The Tangled Bank: Love, Wonder, & Evolution is out now! This anthology of tales of evolution celebrates Darwin’s 200th birthday and includes my story, “On the Entropy of Species,” not to mention great fiction and poetry from Carlos Hernandez, Christopher Green, Brian Stableford, Patricia Russo, Anil Menon, and a slew of other writers from around the globe. It’s edited by Chris Lynch, my Clarion South-mate and co-author of our collaborative story, “This is My Blood.” Chris is fast proving that he’s as skilled as an editor as he is as a writer. The book is not only packed with great fiction, but is also visually stunning, framed by images like this one and by a series of haikus from Sean Williams, each inspired by a different chapter of Darwin’s Origin of Species.
You can download your copy here for only $4.99 (U.S.). Or, if you want a free taste, check out “Darwin’s Daughter” by Christopher Green here.
Continuing with my recommendations of high-quality speculative fiction from 2009, here’s my personal list of recommended novelettes. As with the short stories, my reading hasn’t been anywhere near comprehensive, but these are long-short-stories I read this year that have really stuck with me:
“The Gambler,” by Paolo Bacigalupi, Fast Forward 2. Interesting near-future tale about a reporter trying to cover stories of extinct butterflies in a new media world that’s only concerned with the dating life of the latest pop culture icon. Definitely a near-near-future story, but Bacigalupi’s characters and prose make this one a keeper.
“I Needs Must Part, the Policeman Said,” Richard Bowes, The Magazine of Fantasy & Science Fiction. A queer (in both senses of the word) and haunting Phillip K. Dickish tale that blurs the line between speculative fiction and autobiography.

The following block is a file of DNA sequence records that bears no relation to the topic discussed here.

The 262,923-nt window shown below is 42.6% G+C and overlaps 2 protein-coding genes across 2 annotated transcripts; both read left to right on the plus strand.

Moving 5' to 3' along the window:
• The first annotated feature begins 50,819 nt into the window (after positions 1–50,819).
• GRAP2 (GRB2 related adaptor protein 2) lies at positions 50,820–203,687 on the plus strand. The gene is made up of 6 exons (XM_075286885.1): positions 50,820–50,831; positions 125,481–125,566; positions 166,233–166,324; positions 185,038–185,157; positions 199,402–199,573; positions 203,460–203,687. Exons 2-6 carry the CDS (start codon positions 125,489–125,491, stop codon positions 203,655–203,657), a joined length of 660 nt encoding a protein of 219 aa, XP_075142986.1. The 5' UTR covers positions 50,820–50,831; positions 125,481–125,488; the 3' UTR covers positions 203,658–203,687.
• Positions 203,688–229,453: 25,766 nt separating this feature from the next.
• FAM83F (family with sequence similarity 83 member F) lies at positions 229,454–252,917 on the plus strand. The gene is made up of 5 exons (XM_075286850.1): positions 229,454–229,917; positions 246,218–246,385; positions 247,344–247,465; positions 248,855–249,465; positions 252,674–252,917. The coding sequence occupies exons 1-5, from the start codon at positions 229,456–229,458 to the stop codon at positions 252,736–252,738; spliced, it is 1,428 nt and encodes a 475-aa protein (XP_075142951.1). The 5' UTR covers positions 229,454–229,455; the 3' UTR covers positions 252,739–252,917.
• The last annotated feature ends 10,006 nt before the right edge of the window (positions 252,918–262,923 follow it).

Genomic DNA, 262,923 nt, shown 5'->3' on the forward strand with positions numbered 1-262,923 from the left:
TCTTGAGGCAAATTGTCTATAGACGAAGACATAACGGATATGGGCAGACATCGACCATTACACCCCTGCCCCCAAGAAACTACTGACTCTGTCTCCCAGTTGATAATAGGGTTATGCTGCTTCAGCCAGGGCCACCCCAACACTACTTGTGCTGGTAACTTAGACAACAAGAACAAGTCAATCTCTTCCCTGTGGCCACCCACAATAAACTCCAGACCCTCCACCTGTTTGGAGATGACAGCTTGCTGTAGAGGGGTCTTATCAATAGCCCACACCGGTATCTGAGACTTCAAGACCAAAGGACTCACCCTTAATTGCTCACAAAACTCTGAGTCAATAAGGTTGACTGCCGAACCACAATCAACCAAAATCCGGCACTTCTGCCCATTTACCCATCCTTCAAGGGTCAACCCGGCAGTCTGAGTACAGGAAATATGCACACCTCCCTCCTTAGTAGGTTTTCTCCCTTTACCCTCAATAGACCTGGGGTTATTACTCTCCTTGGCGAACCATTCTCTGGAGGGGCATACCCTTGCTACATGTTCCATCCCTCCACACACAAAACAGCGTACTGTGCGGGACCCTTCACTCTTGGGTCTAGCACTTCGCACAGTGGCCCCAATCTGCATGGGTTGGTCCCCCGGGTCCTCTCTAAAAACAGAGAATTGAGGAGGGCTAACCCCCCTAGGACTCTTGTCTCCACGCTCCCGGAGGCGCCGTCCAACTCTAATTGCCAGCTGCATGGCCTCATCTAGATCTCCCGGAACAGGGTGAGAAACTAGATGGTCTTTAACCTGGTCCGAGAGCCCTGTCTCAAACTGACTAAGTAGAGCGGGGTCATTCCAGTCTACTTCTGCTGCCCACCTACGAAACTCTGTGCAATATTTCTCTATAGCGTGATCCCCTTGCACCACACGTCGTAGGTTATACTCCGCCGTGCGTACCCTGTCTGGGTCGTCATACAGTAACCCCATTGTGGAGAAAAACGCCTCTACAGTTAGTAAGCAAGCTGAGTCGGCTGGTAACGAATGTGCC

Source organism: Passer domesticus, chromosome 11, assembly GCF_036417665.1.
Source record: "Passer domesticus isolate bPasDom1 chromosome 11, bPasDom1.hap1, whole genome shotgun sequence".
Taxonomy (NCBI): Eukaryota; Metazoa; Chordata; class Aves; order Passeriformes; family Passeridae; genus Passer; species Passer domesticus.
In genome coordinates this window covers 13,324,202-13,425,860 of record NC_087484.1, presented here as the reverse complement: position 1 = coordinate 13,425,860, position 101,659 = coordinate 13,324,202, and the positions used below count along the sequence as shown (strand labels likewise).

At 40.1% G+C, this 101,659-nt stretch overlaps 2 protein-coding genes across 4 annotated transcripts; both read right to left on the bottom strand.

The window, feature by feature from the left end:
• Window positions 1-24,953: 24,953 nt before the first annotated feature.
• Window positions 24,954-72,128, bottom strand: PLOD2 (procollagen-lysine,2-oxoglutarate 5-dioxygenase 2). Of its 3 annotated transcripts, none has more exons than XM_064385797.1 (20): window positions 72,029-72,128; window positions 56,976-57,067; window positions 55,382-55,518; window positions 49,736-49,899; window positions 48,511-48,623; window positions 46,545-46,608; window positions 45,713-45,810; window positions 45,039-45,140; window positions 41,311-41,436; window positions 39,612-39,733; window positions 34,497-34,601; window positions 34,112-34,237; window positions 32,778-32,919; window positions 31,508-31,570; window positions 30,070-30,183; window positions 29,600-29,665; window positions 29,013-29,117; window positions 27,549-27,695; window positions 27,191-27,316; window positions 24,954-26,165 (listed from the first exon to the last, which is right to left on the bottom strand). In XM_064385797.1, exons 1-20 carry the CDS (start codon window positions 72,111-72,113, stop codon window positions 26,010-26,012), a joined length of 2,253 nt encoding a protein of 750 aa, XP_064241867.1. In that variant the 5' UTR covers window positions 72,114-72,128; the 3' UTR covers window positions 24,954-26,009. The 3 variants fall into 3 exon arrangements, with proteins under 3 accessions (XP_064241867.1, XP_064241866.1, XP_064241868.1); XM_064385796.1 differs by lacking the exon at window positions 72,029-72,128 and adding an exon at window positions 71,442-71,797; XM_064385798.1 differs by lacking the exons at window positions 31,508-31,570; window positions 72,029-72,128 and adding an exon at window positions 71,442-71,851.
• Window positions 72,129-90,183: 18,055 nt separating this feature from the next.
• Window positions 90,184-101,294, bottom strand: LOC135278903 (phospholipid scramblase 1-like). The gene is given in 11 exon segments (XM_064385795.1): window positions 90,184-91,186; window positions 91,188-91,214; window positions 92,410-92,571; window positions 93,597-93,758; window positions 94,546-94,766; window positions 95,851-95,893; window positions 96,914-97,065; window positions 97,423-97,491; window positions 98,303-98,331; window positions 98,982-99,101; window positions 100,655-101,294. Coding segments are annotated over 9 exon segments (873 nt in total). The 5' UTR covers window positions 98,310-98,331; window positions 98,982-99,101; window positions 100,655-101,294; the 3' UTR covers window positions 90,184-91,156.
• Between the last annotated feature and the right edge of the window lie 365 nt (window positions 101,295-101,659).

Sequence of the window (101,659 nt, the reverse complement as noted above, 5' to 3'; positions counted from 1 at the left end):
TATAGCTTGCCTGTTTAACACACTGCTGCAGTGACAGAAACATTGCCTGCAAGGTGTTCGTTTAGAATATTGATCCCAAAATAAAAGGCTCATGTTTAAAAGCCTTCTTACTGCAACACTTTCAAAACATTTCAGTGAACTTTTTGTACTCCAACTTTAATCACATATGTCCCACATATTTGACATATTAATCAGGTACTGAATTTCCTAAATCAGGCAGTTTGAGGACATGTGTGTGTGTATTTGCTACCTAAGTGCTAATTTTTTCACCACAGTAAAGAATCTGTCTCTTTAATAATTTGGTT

“The Score,” by Alaya Dawn Johnson, Interfictions 2. Highly original story of a rock star/peace activist, whose death leaves behind a complicated legacy for his friends and allies. Not to mention the intermittent cameos his ghost keeps making. Told in the entertaining form of blogs, emails, instant messages, and transcipts.
“A Wild and Wicked Youth,” by Ellen Kushner, The Magazine of Fantasy & Science Fiction. High fantasy tale of swordsmanship and youthful friendship against the backdrop of a richly detailed and convincing feudalistic world with a rigid class structure.
“Eros, Philia, Agape,” by Rachel Swirsky, Tor.com. This story provides all the joys of a classic Isaac Asimov robot story, but updated for the 21st century with wonderfully sophisticated characterization, prose, and social insight on the complexities of possession, love, and individuality.
It’s that time of year whenst folks are reflecting back on 2009 and thinking about nominations for awards and the like. Thus year, for the first time I’m actually participating in Nebula and Hugo award nominations, a task I am leaping into with both gleeful abandon and a deep weight of responsibility. These are some of my favorite SF short stories from last year:
“Superhero Girl,” by Jessica Lee, Fantasy Magazine. An original twist on the superhero story, masterfully woven with ambiguity. This is Lee’s first published story, and it’s an impressive debut. Audio version also available at Podcastle.
“Clockwork, Patchwork, and Ravens,” by Peter M. Ball, Apex Magazine. Wonderful steampunk tale with a memorable clockwork narrator. Not surprisingly, Peter recently picked up an Aurealis award for this one, one of several strong pieces from him this year. (BTW, for those keeping track, this one clocks in at just under 7,500 words, just missing the novelette category.)